One thing is for certain, today’s employers are looking to recruit employees who have already been tried and tested through having gained at least some degree of work experience. We take a look at what options are out there for you to help prepare your teen for the work place effectively.
The term ‘placement’ refers to any formal, structured work experience. These programmes will often help an individual gain knowledge of various departments and focus on a specific project. Doing a placement can help your teen get a foot in the door as many companies recruit from work experience placements. There are sometimes payments although you will need to discuss with your company beforehand whether you will be paid and if so how much.
Working on a project provides an opportunity to practice skills that the individual can use as evidence of their work readiness in future applications and interviews. If your teen gets this sort of opportunity, encourage them to keep a record of the project and their contribution to it so they don’t forget what happened.
Competition for placements is high and application deadlines tend to be early in the year. Help your teenager give themselves an edge by encouraging them to do their research well in advance, keeping a note of deadlines and helping them to applying ahead of the closing date.
These are really the same thing as placements. They tend to aim for high calibre applicants and often have rigorous application processes. Again, your child will have the best chance of getting a good internship by doing some research and applying early, clearly stating why they would be suitable for the internship and what they think they would bring to the company.
Certain employment sectors, such as banking and IT, are more likely to offer internships. Interns should receive a salary and get to work on a variety of projects in a real work environment. Another advantage is that they will get to meet people who work in roles that interest them within organisations that the intern may want to work for. Help your teen make the most of this chance by encouraging them to find out how the people they meet got where they are and whether that company would be a good fit for them or not.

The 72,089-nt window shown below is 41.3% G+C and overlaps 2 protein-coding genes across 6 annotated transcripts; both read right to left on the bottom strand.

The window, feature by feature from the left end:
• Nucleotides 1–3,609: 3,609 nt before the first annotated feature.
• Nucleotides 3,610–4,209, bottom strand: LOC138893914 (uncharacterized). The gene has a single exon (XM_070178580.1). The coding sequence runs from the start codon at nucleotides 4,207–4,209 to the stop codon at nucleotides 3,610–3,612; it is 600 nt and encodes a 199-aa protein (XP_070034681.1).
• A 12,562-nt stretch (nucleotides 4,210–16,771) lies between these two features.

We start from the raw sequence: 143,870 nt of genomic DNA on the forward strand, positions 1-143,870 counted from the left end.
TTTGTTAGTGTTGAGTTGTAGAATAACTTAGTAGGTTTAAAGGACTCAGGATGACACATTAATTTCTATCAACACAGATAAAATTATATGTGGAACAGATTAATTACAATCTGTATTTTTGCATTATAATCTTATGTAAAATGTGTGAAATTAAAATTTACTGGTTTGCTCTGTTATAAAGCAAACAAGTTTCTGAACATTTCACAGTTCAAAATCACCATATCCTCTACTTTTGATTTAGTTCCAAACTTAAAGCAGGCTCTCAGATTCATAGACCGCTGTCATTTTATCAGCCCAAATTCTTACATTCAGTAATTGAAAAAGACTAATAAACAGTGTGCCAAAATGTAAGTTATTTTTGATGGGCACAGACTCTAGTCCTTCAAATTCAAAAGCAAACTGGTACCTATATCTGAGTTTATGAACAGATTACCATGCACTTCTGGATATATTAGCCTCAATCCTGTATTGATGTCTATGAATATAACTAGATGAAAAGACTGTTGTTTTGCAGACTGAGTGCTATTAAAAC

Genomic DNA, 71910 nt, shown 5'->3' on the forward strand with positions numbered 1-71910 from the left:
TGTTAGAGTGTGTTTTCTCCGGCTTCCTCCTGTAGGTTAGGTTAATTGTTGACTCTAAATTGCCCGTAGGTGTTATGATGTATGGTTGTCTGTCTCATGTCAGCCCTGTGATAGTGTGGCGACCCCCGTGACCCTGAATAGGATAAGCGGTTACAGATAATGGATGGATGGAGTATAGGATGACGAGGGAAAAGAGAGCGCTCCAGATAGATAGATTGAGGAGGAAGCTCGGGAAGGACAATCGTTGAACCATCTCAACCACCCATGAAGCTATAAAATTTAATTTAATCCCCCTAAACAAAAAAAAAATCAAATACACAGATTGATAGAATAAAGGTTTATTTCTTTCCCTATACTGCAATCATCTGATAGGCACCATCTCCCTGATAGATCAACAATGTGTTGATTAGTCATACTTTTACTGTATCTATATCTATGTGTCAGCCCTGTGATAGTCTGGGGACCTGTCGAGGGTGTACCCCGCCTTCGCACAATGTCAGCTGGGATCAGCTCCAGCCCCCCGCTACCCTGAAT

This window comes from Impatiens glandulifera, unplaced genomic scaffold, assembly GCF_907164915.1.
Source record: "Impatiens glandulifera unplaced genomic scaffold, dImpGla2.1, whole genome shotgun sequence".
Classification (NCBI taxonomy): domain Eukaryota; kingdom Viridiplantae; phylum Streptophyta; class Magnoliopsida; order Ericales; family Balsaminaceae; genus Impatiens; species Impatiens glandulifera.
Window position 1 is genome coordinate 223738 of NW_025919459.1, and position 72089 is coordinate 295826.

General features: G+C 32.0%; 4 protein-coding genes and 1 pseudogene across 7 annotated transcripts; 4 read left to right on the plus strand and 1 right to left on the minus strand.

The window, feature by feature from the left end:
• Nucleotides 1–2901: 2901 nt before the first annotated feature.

There has been a lot of debate about whether unpaid work experience is appropriate, particularly in the context of university students, and the rule of thumb is that if someone is doing more than two weeks of work experience, they should be paid.
These are a year of work usually sandwiched between a student’s second and final year of university. Sometimes referred to as ‘industrial placements’, they are mainly a feature of highly ‘vocational’ courses like engineering, science and construction. Most universities provide assistance with finding a suitable placement.
With such courses, a sandwich year is part of your degree and is a requirement in order to complete your course. They do provide an excellent opportunity to network and build up useful contacts as well as giving students a clear understanding of that particular industry.